Mentions: To investigate whether Hfq has an effect on the catalytic activity of the E. coli CCA-adding enzyme, the recombinant enzyme was incubated at 30°C for up to 10 minutes in the presence of NTPs and Hfq. As a radioactively labeled substrate for CCA-addition, yeast tRNAPhe lacking the CCA terminus was used. This is one of the best characterized tRNA molecules, and the corresponding unmodified in vitro transcript has a three-dimensional structure very similar to that of the fully modified in vivo molecule [20-23]. It is therefore an ideal substrate for in vitro tRNA processing and aminoacylation reactions [24-26]. In control experiments, addition of Hfq was omitted or replaced by bovine serum albumin (BSA), which is frequently used to stabilize purified enzymes in an active conformation. Furthermore, additional prokaryotic RNA binding proteins (E. coli NusA [27], Z. mobilis tRNA guanine transglycosilase (TGT) [28], E. coli RNase P protein [29] and E. coli HU [30,31]) as well as two variants of Hfq were used as controls. Hfq K56A, located in the highly conserved cavity of the hexamer, interferes with binding of the small regulatory RNA DsrA [32]. Hfq V43R, on the other hand, affects binding of polyadenylated rpsO mRNA and stimulation of PAP [33]. The reaction products were separated on polyacrylamide gels and visualized by autoradiography. As shown in Fig. 1A, CCA-addition leads to new tRNA species with reduced electrophoretic mobility, where the uppermost signal corresponds to the tRNA carrying a complete CCA terminus, while the other products indicate partial CCA-addition (incorporation of one or two C residues, respectively). While this activity is found in all assays, the time course indicates that Hfq enhances the reaction efficiency substantially. After 3 minutes of incubation, a strong increase of the reaction product (tRNAPhe with CCA terminus; Fig. 1A) can be seen in the reaction assay including Hfq, while the presence of BSA leads only to a moderate product increase relative to the reaction catalyzed by the CCA-adding enzyme alone. At longer incubation times, the reactions follow this trend. However, this stimulation is not the result of an Hfq- or BSA-catalyzed nucleotide incorporation, since incubation of tRNA substrate with NTPs and Hfq or BSA alone does not lead to any detectable reaction product (data not shown). The results were verified in 8 independent experiments. Reproductions of this assay with other tRNA transcripts without CCA end (E. coli tRNAAla, phage T5 tRNACys) further corroborated the general Hfq-mediated enhancement of CCA-addition (data not shown). The additional control experiments with RNA binding proteins and Hfq variants shown in Fig. 1B support these findings. None of the RNA binding proteins shows a stimulation of CCA-addition comparable to that of Hfq, indicating that this enhancement is indeed a specific effect of this protein. Furthermore, the fact that both Hfq variants stimulate CCA-addition comparable to the wild type protein demonstrates that this effect is different from PAP stimulation or interaction with small regulatory RNAs, where these point mutations lead to reduced efficiencies [32,33].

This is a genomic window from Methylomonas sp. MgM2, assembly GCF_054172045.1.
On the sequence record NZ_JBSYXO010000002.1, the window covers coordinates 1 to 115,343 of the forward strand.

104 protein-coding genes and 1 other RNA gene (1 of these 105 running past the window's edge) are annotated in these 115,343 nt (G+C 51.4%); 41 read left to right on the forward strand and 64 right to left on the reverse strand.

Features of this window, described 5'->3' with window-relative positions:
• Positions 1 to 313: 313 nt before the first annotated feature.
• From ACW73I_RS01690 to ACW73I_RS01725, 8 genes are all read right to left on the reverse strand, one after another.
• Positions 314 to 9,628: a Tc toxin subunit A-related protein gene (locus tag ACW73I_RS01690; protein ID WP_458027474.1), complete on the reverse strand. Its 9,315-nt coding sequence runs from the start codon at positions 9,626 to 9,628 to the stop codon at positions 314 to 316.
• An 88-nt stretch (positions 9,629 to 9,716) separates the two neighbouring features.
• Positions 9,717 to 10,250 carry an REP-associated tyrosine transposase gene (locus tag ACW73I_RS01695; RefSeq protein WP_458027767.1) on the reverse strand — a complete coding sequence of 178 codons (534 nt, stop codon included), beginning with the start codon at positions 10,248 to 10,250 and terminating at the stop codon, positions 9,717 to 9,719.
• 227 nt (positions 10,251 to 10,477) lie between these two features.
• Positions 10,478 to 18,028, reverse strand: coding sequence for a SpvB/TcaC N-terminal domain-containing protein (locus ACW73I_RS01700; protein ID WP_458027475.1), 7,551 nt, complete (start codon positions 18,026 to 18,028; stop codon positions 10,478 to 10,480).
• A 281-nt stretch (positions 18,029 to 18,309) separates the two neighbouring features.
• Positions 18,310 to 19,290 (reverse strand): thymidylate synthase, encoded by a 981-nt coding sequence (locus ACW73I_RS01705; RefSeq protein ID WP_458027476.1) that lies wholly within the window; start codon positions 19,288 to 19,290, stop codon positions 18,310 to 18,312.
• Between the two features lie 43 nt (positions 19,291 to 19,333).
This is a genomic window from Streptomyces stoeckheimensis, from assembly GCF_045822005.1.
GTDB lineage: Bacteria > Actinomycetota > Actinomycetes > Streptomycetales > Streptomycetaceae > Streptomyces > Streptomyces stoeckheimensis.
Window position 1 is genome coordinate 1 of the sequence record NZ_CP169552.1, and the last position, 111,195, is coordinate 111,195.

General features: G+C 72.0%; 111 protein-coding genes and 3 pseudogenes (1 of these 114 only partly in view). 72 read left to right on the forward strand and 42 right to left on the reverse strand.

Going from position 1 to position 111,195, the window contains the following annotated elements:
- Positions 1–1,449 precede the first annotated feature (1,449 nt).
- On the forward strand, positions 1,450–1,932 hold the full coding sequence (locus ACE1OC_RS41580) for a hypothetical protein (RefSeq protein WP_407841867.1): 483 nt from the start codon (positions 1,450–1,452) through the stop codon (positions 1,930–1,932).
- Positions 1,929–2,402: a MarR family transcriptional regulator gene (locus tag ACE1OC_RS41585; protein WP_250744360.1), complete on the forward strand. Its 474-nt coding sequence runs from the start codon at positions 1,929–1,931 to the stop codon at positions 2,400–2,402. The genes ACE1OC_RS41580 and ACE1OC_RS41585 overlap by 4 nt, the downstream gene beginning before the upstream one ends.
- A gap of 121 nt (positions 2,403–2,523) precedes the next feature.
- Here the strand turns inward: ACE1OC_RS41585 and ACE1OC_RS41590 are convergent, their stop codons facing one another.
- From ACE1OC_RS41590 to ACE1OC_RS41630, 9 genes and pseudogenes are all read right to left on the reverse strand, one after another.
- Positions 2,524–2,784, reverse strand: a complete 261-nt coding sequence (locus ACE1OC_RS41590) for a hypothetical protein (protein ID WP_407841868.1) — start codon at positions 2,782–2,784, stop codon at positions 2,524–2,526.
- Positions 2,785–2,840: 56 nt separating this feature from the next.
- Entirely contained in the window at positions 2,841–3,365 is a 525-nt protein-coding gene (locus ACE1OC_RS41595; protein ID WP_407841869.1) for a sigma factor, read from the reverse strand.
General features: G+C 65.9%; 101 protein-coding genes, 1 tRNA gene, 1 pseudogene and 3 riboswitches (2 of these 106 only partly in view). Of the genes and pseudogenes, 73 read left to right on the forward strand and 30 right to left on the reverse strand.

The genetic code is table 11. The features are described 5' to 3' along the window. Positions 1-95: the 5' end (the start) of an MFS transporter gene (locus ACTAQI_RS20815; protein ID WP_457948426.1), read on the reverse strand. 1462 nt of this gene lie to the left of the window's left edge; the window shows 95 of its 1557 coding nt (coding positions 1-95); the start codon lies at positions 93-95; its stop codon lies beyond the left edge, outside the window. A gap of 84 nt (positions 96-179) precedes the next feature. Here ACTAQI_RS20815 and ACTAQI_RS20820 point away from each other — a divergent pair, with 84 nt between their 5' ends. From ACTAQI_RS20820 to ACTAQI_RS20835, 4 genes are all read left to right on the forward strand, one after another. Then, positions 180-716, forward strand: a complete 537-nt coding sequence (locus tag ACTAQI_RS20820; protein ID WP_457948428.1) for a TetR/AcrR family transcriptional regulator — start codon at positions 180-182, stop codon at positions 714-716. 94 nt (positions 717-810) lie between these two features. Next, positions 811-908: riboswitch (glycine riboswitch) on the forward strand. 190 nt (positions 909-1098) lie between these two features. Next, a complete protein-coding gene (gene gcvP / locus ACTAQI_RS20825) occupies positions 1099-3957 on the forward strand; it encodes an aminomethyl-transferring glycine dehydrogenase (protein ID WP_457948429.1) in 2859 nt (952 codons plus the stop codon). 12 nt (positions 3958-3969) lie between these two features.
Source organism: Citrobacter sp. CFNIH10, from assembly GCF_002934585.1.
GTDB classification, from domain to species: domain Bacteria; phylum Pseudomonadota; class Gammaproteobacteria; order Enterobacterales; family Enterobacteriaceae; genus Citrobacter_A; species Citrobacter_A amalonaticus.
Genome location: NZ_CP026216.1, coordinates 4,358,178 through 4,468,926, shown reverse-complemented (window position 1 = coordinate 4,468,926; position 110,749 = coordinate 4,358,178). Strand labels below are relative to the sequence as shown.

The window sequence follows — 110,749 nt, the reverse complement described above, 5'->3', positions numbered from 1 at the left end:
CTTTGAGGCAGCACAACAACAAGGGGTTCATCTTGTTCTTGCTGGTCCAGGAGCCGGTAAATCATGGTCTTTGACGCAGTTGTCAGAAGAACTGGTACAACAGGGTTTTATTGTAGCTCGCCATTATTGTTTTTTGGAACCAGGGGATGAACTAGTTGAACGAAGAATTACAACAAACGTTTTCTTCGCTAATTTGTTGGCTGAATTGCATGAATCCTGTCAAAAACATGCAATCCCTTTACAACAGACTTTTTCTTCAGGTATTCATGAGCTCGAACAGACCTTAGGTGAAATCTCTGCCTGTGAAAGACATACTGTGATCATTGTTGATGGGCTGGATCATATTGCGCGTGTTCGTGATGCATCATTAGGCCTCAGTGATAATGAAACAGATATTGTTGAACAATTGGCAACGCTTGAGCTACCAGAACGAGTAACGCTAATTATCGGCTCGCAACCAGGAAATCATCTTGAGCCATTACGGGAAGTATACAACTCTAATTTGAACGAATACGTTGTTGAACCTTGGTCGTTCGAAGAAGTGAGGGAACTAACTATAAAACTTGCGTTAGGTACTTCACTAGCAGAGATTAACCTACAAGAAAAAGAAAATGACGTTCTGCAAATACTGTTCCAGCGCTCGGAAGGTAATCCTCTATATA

Bottom Line: Furthermore, Hfq binds specifically to tRNA transcripts, which seems to be the prerequisite for the observed effect on CCA-addition.So far, the basic principle of these stimulatory effects is not clear yet.In case of the CCA-adding enzyme, however, the presented data indicate that the complex between Hfq and tRNA substrate might enhance the product release from the enzyme.

View Article: PubMed Central - HTML - PubMed

Affiliation: Institute for Biochemistry, University of Leipzig, Brüderstr, 34, 04103 Leipzig, Germany. mscheibe@uni-leipzig.de

ABSTRACT

Background: The bacterial Sm-like protein Hfq is known as an important regulator involved in many reactions of RNA metabolism. A prominent function of Hfq is the stimulation of RNA polyadenylation catalyzed by E. coli poly(A) polymerase I (PAP). As a member of the nucleotidyltransferase superfamily, this enzyme shares a high sequence similarity with an other representative of this family, the tRNA nucleotidyltransferase that synthesizes the 3'-terminal sequence C-C-A to all tRNAs (CCA-adding enzyme). Therefore, it was assumed that Hfq might not only influence the poly(A) polymerase in its specific activity, but also other, similar enzymes like the CCA-adding enzyme.

Results: Based on the close evolutionary relation of these two nucleotidyltransferases, it was tested whether Hfq is a specific modulator acting exclusively on PAP or whether it also influences the activity of the CCA-adding enzyme. The obtained data indicate that the reaction catalyzed by this enzyme is substantially accelerated in the presence of Hfq. Furthermore, Hfq binds specifically to tRNA transcripts, which seems to be the prerequisite for the observed effect on CCA-addition.

Conclusion: The increase of the CCA-addition in the presence of Hfq suggests that this protein acts as a stimulating factor not only for PAP, but also for the CCA-adding enzyme. In both cases, Hfq interacts with RNA substrates, while a direct binding to the corresponding enzymes was not demonstrated up to now (although experimental data indicate a possible interaction of PAP and Hfq). So far, the basic principle of these stimulatory effects is not clear yet. In case of the CCA-adding enzyme, however, the presented data indicate that the complex between Hfq and tRNA substrate might enhance the product release from the enzyme.

Show MeSH
Related in: MedlinePlus